Mirella and me started a new hobby after we could borrow the kayaks from a friend in Peru. He even helped us buy cheap Peruvian kayaks that we brought home in our camper. These kayaks are sit on top‘s. The kind that they rent to tourists. They are easy to operate and easy to climb back on top after you fell into the water. You can even carry sleeping bags or a small child with it. With the children growing, we thought about buying a Canoe. In Switzerland that type of boat is actually called “Kanadier”, while Kanu is a different type. Last year we had a good opportunity to buy a used one on a camp side in Austria. I didn’t even know that there are so light ones in this size. It offers room for three people and a lot of baggage, and it’s easy to carry around alone as well at putting it on the roof of our camper which is at 2.75 meters. It’s a sandwich construction with PE in the middle and glass fibre on the hull. A short while ago I had some fun trying to get back in from the water. It’s not as easy as with the sit on top kayaks.
I have used cmake for a couple of years with my hobby projects, and I love it. It is a cross platform meta build system. Like with Qt, people tend to first think that “cross platform” is the main feature. But like with Qt it’s actually one great feature amongst many others. It brings so many advantages that I can’t even list them all here. Since last week, we also use it for PointLine at work. While the process is straightforward on linux, there are some things worth mentioning when using it on Windows.
Finding External libraries
Cmake has lots of finder scripts for commonly used libraries, and they work great in most cases. But we want to have multiple versions of the same libraries side by side, and depending on the version of PointLine we develop for, use the appropriate versions of the libraries. To be precise, not just the libraries, but also the headers and debug symbols need to be present in different versions. And we want to be able to debug different versions of our product using different versions of the libraries, simultaneously on the same machine. Continue reading “cmake with MSVC”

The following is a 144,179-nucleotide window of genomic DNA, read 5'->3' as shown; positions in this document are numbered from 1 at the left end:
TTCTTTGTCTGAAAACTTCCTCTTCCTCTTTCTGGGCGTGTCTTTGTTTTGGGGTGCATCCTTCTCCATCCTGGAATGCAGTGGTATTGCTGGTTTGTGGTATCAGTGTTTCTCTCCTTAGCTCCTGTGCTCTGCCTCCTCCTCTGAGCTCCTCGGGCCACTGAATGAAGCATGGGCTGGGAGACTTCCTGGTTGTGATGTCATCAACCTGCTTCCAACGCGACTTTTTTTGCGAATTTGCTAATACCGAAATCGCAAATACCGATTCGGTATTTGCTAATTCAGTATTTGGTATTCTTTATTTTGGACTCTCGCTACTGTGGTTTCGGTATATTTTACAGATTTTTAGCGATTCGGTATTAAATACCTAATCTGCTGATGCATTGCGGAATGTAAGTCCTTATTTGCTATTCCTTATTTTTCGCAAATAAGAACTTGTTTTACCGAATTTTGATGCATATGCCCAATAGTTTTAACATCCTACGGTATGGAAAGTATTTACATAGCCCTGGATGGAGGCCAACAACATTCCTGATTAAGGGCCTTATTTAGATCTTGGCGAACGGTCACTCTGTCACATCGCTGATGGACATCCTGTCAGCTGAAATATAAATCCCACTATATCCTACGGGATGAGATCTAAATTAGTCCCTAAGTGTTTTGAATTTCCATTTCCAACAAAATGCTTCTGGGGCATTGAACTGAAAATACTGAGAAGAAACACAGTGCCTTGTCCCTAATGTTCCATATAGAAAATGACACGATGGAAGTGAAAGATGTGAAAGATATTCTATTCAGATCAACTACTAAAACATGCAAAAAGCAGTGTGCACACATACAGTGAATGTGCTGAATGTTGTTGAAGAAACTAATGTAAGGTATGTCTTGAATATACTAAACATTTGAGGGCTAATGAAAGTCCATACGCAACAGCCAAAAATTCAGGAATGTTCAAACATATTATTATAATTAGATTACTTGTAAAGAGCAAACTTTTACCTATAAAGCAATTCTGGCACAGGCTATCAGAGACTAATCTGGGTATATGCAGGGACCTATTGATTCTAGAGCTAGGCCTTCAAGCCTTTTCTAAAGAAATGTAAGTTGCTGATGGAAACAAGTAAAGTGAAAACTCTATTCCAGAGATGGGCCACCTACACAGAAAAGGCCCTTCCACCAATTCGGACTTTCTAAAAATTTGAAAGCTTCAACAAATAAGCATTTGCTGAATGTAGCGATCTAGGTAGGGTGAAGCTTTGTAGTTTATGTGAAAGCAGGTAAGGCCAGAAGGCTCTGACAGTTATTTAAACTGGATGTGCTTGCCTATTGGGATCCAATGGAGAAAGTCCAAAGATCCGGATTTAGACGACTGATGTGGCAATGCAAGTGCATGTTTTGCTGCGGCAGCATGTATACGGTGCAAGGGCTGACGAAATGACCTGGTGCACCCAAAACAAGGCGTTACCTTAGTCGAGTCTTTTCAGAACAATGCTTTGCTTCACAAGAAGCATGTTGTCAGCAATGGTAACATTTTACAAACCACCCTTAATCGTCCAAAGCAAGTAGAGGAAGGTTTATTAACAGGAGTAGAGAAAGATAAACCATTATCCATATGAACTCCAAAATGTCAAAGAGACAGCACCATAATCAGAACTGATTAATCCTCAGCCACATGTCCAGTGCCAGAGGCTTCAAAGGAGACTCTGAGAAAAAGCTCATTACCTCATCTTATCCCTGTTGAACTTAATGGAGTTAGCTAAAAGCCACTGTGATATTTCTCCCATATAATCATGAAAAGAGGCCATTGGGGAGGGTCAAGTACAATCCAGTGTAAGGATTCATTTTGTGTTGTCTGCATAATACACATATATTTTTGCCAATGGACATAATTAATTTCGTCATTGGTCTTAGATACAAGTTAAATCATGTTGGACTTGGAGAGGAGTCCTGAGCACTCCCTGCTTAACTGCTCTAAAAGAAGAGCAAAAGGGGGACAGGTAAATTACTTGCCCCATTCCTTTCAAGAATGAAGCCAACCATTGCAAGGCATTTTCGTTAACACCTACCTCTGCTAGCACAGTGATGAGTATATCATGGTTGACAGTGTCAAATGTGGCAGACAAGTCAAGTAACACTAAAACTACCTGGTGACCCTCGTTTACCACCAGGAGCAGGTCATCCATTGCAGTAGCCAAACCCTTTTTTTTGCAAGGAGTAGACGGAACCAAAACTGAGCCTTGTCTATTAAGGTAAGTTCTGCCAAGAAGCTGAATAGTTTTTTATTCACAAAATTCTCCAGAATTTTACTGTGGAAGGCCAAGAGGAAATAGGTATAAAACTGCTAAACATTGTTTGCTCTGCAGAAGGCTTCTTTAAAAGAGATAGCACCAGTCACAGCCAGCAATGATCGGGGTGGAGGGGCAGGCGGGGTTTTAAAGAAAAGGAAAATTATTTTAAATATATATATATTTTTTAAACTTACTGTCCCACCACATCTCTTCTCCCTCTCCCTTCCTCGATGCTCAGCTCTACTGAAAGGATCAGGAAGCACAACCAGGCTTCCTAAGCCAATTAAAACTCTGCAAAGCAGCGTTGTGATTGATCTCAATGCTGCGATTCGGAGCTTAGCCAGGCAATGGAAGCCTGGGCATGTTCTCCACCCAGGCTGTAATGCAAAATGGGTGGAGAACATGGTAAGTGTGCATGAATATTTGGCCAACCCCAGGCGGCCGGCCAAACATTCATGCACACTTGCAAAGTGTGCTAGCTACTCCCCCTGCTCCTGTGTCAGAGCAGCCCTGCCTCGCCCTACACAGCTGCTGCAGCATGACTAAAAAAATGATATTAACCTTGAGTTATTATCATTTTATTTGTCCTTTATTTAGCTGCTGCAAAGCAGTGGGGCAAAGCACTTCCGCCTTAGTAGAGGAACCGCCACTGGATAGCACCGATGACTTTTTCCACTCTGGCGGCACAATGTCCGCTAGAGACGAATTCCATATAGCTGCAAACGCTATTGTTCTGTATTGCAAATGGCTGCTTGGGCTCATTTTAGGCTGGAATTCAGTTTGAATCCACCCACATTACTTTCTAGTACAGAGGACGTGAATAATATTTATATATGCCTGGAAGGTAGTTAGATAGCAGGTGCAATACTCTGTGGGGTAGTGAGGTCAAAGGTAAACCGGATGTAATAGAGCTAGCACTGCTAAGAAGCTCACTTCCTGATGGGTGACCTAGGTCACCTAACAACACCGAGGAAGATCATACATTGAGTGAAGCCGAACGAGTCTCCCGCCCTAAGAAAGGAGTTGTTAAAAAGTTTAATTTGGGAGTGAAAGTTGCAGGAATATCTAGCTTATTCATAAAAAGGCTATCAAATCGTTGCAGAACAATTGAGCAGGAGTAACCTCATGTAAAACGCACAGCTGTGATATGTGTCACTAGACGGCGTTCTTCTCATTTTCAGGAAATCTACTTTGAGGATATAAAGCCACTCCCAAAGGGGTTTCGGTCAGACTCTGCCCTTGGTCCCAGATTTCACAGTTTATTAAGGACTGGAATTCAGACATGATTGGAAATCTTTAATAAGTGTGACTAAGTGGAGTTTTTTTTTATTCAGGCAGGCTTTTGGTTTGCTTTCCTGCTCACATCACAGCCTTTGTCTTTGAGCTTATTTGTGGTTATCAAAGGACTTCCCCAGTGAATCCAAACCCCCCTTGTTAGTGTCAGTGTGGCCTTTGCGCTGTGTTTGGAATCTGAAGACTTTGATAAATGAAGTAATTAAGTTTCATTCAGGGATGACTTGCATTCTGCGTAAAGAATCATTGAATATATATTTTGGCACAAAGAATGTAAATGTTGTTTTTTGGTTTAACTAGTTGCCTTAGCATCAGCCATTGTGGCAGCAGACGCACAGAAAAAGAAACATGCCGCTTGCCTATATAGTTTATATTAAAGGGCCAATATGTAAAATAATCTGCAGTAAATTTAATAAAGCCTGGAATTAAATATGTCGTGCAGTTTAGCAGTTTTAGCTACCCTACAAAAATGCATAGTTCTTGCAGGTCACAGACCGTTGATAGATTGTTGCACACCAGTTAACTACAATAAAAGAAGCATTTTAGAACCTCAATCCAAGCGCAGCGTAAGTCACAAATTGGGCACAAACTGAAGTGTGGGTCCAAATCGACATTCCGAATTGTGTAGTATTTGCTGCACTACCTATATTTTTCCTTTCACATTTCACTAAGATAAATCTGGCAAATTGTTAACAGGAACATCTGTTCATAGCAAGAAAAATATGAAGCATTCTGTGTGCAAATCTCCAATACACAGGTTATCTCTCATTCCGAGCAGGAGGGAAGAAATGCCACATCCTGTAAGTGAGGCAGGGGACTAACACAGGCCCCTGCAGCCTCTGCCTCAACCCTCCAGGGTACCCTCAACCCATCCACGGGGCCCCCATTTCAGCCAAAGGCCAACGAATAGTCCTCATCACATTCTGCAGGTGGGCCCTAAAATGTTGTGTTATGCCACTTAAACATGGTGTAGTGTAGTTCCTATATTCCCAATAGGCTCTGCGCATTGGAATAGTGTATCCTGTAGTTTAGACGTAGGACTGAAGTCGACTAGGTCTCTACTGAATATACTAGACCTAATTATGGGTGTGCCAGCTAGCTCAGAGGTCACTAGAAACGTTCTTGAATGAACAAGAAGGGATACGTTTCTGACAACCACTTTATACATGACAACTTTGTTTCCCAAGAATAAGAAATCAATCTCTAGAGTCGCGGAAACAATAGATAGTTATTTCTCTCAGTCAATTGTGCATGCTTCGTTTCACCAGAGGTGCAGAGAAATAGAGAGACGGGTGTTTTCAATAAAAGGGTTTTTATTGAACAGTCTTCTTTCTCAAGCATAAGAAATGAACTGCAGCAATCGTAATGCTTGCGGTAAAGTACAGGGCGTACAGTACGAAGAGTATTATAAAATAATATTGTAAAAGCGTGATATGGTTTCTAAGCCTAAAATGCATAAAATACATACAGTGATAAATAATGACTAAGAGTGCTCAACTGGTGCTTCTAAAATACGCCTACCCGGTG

I think I first learned about software defined radio a few years ago on the chaosradio podcast. I was totally excited about the idea, and immediately installed gnuradio not only on my computers, but at times also on the smartphone. The USRP has been on my wishlist ever since. That’s the hardware device most commonly used with gnuradio. The downside was the price tag. While the approx $ 1’000 are not much compared to commercial solutions, it was too much for just another project to toy around, and I didn’t have an idea for a project where I must have one so far.
Then in last February (2012), I read on a blog post that was probably linked from hacker news that somebody found out that a cheap DVB tuner USB stick could be used as an SDR receiver. That was exactly what I’ve been waiting for the past few years, except that a device with TX would be even cooler. Immediately I went to the local electronics shops with a compatibility list. But in most shops they had no clue, and they couldn’t even find out what chipset was in the devices they sold. In a more professional shop they tried to find out the chipset, and they had a device that looked very similar to one on the compatibility list. But it didn’t work. So, I ordered one directly from china. It took almost two months to get here, but then it took another two month before I really started experimenting with it beyond checking if I could sample something to the harddisk. Here is some background information. Continue reading “software defined radio on the cheap with a DVB stick”
When I read this blog post telling that there are netbooks available from china for $65, where it is possible to install a proper linux distro, I knew I must have one. Yes, the specs are lowest end, but even more so is the price. It has a WonderMedia 8650 system on a chip. That’s an ARM CPU running at 800 MHz with 256MB RAM. These chips are normally used for low end tablets, and you see that with other things. The netbook has a 7 inch screen with 800*480 pixels and runs Android 2.2. So the device could be described as a tablet with a keyboard, touchpad, wifi, ethernet and three USB host ports, but no touchscreen, accelerometer, GPS, camera nor bluetooth.